30% of K-12 School Districts Don’t Have Cloud Security, Survey Finds

Although 94% of K-12 districts use cloud platforms, 50% either don’t have a cloud security platform or don’t know whether or not one exists.

30% of K-12 School Districts Don’t Have Cloud Security, Survey Finds

(Photo: Jon Le-Bon. Adobe Stock)

While the vast majority of K-12 schools use cloud platforms, many don’t have a cloud security platform in place to protect themselves from cybersecurity incidents, a new survey found.

The survey, What You Don’t Know Can Hurt You: New Survey Identifies Gaps in K-12 Cloud Security, administered by EdWeek Research Center and commissioned by ManagedMethods, was taken by 214 district-level administrators who identify themselves as having at least a medium level of influence on technology decisions.

Overall, researchers found gaps in the cybersecurity strategies of district administrators when it comes to protecting their cloud collaboration and storage applications. Approximately 94% of leaders said they used cloud platforms but 50% of those schools either don’t have a cloud security platform or don’t know whether or not one exists. Furthermore, 31% do not know if their cybersecurity platforms consistently monitor the level of risk of files shared with users outside the district’s domain, and 28% don’t know if the platforms monitor the level of risk of files shared within or uploaded into their domains.

Cybersecurity threats have been a significant concern for schools for years but those concerns have been significantly exacerbated by the COVID-19 pandemic.

“With the coronavirus pandemic, the cybersecurity threat potential increased exponentially as schools rushed to move operations and learning online and into the cloud in an effort to limit in-person contact that could spread the disease,” says the report. “For instance, between March 2020 and July 2021, 53 percent of district leaders reported that their school districts had implemented 1:1 programs (one computer per student) for the first time … Forty-three percent said they had introduced technology-based learning platforms such as Blackboard or Moodle. And 31 percent said their districts had started using adaptive learning software to personalize student instruction.”

View more statistics in the slideshow

The data is concerning to researchers since it also shows that some of the most sensitive information districts have is stored in the cloud or soon will be. The survey determined:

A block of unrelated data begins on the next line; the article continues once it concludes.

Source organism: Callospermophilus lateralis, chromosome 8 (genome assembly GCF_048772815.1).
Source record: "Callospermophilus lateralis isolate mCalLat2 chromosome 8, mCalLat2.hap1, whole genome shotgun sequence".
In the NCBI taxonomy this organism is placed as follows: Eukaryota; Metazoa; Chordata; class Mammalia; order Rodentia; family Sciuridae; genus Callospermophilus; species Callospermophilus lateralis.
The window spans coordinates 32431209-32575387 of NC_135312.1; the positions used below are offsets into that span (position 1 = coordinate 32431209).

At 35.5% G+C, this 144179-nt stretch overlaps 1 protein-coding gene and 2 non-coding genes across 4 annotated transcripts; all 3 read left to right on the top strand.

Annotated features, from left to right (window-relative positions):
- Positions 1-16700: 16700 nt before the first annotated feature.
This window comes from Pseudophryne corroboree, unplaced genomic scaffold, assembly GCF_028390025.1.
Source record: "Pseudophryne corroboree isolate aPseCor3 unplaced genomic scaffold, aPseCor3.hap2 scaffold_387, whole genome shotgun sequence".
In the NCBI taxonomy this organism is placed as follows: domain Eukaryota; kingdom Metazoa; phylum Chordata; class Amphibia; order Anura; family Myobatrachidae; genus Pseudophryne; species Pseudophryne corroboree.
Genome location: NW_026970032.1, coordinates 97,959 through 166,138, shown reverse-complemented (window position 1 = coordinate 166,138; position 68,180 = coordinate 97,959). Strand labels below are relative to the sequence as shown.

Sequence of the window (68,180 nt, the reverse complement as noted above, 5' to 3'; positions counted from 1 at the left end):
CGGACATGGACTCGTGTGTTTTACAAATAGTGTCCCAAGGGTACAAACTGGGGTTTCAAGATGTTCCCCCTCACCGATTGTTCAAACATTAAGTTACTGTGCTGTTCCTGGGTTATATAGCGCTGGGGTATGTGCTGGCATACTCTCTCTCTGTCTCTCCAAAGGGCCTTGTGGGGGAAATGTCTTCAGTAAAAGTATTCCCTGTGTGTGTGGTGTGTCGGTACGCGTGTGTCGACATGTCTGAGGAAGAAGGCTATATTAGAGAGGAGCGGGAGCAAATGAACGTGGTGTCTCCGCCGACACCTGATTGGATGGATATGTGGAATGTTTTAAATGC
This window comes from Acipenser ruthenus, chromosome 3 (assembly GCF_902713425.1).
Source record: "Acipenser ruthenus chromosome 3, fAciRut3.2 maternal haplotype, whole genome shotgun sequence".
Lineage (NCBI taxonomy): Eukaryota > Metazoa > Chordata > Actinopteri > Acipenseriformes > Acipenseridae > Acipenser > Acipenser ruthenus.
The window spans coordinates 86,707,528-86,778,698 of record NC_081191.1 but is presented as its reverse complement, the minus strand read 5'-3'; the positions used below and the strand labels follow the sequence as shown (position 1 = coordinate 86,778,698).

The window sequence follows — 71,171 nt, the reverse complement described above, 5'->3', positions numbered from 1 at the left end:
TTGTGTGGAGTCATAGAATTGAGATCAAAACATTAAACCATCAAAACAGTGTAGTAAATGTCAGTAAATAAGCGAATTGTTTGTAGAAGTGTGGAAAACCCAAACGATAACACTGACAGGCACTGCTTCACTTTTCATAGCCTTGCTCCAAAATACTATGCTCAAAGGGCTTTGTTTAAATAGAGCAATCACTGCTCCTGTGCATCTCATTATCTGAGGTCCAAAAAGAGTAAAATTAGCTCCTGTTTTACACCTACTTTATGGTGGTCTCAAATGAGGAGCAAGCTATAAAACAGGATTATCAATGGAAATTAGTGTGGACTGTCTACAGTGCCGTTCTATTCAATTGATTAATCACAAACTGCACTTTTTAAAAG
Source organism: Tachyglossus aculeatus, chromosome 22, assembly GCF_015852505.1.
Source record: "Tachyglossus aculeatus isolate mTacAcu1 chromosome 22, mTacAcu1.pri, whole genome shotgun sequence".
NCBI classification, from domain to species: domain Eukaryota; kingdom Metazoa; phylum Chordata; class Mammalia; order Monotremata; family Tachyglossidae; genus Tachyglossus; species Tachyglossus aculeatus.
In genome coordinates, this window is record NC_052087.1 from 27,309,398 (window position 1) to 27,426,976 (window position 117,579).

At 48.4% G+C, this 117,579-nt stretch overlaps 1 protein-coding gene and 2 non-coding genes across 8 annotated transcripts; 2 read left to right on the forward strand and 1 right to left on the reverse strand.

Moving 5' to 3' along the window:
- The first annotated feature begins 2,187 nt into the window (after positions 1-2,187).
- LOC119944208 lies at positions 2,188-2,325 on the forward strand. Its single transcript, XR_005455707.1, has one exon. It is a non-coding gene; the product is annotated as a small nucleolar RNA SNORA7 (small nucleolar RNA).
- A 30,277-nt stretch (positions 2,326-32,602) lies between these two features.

• 86% use cloud-based learning management systems (LMS) or plan to move these systems to the cloud
  • 69% have their human resources systems in the cloud or have plans to move to the cloud
  • 95% report students and/or staff collaborate using Zoom and/or Google Meet

According to the report, a “shocking” percentage of respondents also aren’t concerned about common cybersecurity threats, including malware and phishing (21%), data breaches/leaks (37%), financial theft/fraud (56%), and unapproved or “shadow” technology (44%).

In the 2020 calendar year, there was a record-breaking 408 publicly-disclosed cybersecurity incidents at K-12 schools, according to the K-12 Security Information Exchange. In the last year, there were 1,332 cybersecurity incidents at educational institutions, says Verizon’s 2021 Data Breach Investigations Report.

Despite the commonplace of cloud platforms, the average respondent said its district allocates only 20% of its total cybersecurity budget to monitor and secure them.

“Districts need to better allocate cloud security and privacy resources to protect students, staff, and district finances,” suggests the report. “Cybersecurity is more than just a technology department problem—district leaders and technology decision influencers need to take greater responsibility for reasonable data protection.”

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About the Author


Amy is Campus Safety’s Executive Editor. Prior to joining the editorial team in 2017, she worked in both events and digital marketing.

Amy has many close relatives and friends who are teachers, motivating her to learn and share as much as she can about campus security. She has a minor in education and has worked with children in several capacities, further deepening her passion for keeping students safe.

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